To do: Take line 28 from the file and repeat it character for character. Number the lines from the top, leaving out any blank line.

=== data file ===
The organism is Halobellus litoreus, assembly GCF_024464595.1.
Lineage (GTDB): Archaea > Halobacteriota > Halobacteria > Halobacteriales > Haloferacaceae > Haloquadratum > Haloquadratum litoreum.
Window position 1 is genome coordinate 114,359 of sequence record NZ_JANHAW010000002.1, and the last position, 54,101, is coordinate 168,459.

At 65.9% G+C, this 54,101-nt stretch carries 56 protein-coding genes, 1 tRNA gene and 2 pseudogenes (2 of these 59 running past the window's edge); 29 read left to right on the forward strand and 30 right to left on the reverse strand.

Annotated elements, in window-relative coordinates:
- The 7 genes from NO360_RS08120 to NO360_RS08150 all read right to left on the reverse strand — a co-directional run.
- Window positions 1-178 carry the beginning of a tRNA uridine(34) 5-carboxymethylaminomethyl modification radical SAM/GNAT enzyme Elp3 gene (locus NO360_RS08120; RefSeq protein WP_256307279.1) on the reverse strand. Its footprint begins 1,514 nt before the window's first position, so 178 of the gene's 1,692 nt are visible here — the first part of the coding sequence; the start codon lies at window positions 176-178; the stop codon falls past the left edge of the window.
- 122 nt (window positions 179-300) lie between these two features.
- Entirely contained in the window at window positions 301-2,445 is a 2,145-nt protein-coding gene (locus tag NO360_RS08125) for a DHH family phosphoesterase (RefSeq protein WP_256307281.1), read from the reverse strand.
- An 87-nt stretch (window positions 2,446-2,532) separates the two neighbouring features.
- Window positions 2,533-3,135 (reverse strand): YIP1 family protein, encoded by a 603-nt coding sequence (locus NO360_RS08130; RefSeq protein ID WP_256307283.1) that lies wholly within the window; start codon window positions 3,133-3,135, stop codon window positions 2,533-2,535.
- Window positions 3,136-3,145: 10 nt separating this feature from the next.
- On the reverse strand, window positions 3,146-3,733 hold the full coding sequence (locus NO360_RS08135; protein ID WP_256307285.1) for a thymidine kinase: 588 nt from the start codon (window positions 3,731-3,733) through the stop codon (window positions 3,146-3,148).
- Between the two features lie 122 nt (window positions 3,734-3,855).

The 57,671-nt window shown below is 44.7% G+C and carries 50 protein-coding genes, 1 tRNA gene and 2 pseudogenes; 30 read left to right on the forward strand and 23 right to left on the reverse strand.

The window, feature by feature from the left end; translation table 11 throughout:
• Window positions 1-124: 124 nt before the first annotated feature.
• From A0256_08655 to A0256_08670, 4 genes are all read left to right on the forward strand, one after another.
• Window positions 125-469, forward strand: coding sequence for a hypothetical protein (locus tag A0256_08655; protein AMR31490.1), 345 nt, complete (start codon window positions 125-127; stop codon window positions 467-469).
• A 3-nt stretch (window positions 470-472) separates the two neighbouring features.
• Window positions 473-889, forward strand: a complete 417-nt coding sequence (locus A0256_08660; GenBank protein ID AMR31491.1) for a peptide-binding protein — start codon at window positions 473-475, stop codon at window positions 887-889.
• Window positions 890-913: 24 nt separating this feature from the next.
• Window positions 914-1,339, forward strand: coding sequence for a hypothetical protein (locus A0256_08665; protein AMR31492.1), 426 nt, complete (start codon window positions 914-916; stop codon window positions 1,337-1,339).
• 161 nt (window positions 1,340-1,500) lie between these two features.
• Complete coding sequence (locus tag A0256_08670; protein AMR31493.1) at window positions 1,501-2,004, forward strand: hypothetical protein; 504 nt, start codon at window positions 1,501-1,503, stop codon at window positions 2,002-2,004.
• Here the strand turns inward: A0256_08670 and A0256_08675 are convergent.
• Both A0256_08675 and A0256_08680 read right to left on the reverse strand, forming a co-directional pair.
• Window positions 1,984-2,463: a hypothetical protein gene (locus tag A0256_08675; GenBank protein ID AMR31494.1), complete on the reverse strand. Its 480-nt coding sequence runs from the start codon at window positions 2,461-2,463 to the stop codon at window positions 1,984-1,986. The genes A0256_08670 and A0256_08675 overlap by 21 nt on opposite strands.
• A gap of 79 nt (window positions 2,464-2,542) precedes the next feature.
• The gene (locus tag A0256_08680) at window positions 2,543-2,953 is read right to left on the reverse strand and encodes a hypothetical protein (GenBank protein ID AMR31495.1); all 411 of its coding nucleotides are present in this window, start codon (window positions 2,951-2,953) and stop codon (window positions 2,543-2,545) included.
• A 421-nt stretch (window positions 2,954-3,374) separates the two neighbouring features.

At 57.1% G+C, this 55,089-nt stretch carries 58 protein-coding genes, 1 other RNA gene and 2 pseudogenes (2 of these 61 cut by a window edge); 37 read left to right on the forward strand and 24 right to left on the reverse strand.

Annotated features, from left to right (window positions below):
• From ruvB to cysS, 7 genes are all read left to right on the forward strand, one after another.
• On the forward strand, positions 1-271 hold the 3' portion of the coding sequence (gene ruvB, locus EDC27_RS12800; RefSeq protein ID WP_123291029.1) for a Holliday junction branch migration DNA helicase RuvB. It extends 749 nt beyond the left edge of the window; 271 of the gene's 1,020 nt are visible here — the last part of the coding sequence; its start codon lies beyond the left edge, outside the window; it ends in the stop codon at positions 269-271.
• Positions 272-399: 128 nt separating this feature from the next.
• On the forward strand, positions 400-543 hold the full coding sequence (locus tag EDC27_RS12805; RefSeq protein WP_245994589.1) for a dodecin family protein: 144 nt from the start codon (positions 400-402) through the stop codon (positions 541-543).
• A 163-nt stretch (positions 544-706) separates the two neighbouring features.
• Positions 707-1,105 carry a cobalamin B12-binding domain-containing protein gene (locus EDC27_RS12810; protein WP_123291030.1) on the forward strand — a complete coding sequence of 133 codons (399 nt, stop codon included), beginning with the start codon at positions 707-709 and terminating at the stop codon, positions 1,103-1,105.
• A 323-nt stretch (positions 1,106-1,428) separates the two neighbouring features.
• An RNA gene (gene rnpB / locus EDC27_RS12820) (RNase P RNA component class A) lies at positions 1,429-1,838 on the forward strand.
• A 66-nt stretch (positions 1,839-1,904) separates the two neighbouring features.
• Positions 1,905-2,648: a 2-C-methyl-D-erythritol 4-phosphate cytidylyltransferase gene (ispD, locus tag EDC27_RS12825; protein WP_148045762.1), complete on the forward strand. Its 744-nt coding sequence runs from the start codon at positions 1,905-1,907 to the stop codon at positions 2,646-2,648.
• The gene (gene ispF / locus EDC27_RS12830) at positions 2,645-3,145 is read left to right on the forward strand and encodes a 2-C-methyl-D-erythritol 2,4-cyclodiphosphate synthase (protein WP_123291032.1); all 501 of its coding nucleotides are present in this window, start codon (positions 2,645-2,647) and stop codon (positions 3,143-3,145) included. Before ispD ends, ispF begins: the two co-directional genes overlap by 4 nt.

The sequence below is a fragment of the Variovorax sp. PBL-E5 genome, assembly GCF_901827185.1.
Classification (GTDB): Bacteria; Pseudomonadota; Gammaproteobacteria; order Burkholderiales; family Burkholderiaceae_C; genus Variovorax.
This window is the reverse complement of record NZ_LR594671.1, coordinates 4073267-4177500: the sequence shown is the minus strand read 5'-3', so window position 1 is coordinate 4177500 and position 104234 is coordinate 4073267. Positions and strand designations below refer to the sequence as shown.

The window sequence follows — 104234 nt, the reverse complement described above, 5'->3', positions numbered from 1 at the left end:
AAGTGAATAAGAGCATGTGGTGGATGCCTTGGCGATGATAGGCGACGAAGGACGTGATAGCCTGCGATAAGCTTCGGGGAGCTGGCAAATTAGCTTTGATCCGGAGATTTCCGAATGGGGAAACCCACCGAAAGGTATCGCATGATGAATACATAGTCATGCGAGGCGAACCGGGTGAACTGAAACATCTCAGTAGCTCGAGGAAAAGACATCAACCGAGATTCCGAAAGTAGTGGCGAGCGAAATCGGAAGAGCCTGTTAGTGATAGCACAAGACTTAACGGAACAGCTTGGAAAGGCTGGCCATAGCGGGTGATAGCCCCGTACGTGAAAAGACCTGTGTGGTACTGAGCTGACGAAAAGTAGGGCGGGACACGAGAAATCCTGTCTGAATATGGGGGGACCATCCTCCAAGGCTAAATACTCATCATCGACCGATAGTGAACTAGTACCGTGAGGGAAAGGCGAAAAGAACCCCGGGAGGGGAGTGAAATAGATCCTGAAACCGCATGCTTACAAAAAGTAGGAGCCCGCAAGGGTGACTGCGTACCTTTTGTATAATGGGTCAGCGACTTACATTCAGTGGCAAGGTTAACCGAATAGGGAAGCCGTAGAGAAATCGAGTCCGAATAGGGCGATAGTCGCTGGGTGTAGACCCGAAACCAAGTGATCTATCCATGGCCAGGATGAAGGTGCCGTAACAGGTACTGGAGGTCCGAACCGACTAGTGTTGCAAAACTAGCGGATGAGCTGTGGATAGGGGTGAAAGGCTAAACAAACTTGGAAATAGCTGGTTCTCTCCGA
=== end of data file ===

• Window positions 1,984-2,463: a hypothetical protein gene (locus tag A0256_08675; GenBank protein ID AMR31494.1), complete on the reverse strand. Its 480-nt coding sequence runs from the start codon at window positions 2,461-2,463 to the stop codon at window positions 1,984-1,986. The genes A0256_08670 and A0256_08675 overlap by 21 nt on opposite strands.